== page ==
Paula Cobo Guevara is an artist and writer living in Los Angeles.
we have an inheritance of the historical vanguards in the synthethis of aesthetics and politics: the Italian 77, and may 68; which opened a space of possibility outside any hegemonic representative politics, creating a space of autonomy. From those spheres of social creativity we can learn the necessity for those of us working within the post-fordist institution and in a knowledge based economy to maintain a radical autonomy within the institution (and outside, of course).
as workers/artists/activist working within the institution, we can refuse to work in the *post -assembly line* of this large subjectifiying machine of neoliberal subjects: the captured University. we, as active agents, can constantly work in creating fields of desire via radical pedagogy, via negating the a priory academic mode of production.
has she stopped to think on how she writes, on how she articulates research, how she loves, how she fucks, how she shares common knowledge, how she articulates resistance?
politics of desire and not representation
it seems that when -we- working with the humanist landscape of the university are only entitled to analyze or comment of that which is ‘outside.’ Lately, I’ve seen a number of papers, lectures, and so forth which not only use social movements as a way of “illustrating” certain theories surrounding them, but also putting them into a symbolic value within the academic system, undermining a personal appropriation of social processes which have their own intelligence and logic. Maintaining autonomy within the institutional system, as workers/artists/activists means destroying the fucking bourgeois kantian aesthetic judgment (yes, the spirt of kant, still fucking hunting !!!). This means that we are not a fucking pseudo “illustrated” commentator affected by the effects of social movements.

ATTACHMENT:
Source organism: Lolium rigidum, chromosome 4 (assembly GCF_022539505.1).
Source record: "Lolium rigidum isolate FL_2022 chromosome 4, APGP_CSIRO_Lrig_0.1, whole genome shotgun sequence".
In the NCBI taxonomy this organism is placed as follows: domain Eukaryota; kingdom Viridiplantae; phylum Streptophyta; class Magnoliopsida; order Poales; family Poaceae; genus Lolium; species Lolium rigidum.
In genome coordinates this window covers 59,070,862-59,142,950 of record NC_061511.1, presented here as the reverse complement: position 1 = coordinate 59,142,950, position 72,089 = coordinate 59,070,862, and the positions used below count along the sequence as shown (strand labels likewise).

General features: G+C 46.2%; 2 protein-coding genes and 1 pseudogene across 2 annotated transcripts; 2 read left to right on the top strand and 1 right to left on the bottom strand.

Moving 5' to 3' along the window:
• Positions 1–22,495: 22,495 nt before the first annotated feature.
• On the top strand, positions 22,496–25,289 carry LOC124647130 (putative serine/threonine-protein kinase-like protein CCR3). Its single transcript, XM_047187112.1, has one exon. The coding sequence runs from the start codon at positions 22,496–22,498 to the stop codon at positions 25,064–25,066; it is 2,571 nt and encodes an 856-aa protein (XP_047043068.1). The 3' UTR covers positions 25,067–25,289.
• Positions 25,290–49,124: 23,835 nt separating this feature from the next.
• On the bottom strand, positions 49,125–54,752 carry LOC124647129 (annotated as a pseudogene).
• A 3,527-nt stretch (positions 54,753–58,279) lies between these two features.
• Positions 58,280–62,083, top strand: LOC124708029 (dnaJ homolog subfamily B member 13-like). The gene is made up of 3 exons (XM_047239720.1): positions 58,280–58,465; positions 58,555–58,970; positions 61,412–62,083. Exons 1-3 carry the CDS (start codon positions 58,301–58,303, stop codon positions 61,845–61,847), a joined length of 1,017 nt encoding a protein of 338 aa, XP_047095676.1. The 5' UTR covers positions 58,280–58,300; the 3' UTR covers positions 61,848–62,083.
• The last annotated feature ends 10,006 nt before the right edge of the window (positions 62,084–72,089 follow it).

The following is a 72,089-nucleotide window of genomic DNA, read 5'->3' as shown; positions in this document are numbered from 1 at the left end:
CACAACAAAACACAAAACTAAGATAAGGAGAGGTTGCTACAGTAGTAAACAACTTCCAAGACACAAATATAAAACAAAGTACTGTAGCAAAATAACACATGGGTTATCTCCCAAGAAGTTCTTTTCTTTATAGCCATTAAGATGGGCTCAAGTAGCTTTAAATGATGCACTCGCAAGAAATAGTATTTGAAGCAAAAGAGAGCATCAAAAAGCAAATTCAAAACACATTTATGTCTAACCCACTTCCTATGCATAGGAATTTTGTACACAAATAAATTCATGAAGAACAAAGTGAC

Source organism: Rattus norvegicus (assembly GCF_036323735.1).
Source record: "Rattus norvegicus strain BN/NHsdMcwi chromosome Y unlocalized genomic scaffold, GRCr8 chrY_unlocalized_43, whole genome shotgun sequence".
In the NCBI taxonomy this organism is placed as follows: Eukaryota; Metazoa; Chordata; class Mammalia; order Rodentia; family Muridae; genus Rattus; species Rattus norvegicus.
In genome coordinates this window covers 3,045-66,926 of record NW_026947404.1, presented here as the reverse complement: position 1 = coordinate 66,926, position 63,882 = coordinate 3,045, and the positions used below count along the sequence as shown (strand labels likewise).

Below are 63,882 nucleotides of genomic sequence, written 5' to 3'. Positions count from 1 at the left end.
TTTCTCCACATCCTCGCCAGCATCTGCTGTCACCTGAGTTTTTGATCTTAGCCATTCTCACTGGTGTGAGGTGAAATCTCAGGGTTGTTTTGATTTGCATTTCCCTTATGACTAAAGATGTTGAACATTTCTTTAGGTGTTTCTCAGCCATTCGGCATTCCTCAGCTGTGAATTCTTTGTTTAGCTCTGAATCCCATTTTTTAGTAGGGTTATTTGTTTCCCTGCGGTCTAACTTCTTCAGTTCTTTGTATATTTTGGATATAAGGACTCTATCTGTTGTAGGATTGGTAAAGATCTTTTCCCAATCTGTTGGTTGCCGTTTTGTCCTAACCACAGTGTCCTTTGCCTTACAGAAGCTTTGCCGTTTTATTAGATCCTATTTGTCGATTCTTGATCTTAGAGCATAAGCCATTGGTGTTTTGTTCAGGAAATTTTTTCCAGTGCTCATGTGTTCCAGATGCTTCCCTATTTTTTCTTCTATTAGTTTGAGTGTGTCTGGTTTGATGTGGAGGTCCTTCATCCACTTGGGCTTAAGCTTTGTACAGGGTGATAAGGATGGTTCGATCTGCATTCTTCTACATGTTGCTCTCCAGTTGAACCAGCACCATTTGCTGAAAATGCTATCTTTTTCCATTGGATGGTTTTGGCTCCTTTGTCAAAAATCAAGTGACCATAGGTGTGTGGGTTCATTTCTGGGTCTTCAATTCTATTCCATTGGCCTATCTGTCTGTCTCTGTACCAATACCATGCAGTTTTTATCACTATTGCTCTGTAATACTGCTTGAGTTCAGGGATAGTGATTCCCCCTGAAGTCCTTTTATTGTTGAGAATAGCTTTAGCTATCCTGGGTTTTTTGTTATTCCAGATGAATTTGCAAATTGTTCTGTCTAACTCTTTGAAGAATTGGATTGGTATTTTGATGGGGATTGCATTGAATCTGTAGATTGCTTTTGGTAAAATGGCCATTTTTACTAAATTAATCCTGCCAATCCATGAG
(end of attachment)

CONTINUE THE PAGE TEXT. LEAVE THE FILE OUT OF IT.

we ARE the movement, because the movement articulates itself in singular and collective processes of desubjectification from the larger dispositive. we need to enable a politics of affect that operates at a molecular level and in the field of creativity, of political and aesthetic praxis.
on our material composition of radical subjectivity which is contaminative and expressive. not representational.